WHEREAS, Lucy was chosen in the seventh round of the 1977 NBA draft by the New Orleans Jazz (now Utah Jazz), becoming only the second woman ever drafted by an NBA team.  However, the NBA voided their first selection, thus making Lucy the first and so far only woman ever officially drafted.  Lucy declined to try out for the Jazz because she was pregnant at the time.  She played professional basketball briefly in the 1979-1980 season with the Houston (Texas) Angels of the Women's Professional Basketball League (WBL); and

     WHEREAS, after her basketball career ended, Harris returned to Delta State to earn her Master's Degree in Education in 1984.  In 1992, Harris and former player, Nera White, became the first two women ever inducted into the Naismith Memorial Basketball Hall of Fame.  Harris was the first African American woman inductee.  Harris was also inducted into to the Woman's Basketball Hall of Fame and the International Woman's Sports Hall of Fame; and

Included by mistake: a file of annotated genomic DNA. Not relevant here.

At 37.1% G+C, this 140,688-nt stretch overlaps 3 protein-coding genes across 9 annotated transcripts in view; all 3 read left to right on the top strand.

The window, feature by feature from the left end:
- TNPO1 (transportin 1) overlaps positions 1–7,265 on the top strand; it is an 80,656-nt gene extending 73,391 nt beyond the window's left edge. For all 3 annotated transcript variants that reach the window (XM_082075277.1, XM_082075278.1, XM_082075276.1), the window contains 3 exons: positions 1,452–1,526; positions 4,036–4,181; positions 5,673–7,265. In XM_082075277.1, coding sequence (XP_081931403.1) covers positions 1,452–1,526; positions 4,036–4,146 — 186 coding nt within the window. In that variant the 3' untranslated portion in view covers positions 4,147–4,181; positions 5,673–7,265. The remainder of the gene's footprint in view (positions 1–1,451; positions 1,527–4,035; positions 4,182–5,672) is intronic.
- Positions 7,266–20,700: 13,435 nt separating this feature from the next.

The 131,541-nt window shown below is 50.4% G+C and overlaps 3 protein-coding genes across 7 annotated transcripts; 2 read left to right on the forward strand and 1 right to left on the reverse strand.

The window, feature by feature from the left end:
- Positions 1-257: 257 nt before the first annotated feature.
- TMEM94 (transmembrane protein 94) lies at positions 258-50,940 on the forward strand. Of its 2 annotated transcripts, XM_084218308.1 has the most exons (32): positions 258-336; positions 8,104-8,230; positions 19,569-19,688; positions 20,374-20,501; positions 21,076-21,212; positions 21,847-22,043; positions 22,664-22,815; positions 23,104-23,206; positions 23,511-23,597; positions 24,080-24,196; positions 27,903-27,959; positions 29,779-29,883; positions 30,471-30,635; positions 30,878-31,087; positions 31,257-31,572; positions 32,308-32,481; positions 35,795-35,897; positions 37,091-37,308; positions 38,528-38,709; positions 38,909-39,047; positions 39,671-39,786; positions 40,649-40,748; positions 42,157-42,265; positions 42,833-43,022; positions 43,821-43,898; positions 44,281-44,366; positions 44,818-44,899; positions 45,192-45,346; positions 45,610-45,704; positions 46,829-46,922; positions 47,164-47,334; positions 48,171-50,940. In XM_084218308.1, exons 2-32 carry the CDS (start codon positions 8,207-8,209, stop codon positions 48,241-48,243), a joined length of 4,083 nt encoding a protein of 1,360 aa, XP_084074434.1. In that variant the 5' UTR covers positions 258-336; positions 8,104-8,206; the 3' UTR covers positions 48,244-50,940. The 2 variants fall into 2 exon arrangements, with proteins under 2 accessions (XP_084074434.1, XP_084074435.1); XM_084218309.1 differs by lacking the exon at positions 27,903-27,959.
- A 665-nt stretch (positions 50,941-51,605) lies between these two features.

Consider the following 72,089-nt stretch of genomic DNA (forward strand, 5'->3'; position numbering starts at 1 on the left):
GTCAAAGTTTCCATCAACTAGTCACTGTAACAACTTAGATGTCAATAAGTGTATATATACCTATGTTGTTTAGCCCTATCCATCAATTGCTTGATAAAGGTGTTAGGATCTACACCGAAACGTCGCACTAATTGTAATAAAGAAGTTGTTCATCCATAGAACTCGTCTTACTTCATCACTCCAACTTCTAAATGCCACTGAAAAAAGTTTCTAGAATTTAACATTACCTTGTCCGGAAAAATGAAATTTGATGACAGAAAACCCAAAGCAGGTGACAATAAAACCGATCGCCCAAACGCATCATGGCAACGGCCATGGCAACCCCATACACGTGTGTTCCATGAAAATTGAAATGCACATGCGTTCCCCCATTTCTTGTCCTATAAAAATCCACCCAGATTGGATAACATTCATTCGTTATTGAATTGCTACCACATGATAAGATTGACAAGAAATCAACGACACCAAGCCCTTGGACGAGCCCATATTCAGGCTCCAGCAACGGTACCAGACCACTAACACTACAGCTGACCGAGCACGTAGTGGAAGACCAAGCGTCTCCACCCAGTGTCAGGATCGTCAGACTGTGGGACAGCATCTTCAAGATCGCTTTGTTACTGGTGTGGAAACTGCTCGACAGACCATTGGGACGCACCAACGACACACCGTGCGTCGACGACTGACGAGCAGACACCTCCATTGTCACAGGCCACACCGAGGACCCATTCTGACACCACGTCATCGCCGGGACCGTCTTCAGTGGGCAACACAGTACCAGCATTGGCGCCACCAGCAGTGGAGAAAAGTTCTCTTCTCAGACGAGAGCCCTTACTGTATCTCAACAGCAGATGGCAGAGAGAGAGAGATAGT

WHEREAS, Harris married George E. Stewart on February 4, 1977.  The couple has two sons and twin daughters; and

     WHEREAS, in "The Queen of Basketball," a documentary short that premiered at the Tribeca Film Festival in June 2021, Ben Proudfoot tells Lucy's story.  The documentary team digitized nearly 10,000 film negatives and 16,000 feet of film to reveal why Lucy was unstoppable on the court.  She averaged 25.9 points and 14.4 rebounds per game and graduated with 15 Delta State team, single-game and career records.  She also led her Alma Mater to a 109-6 record; and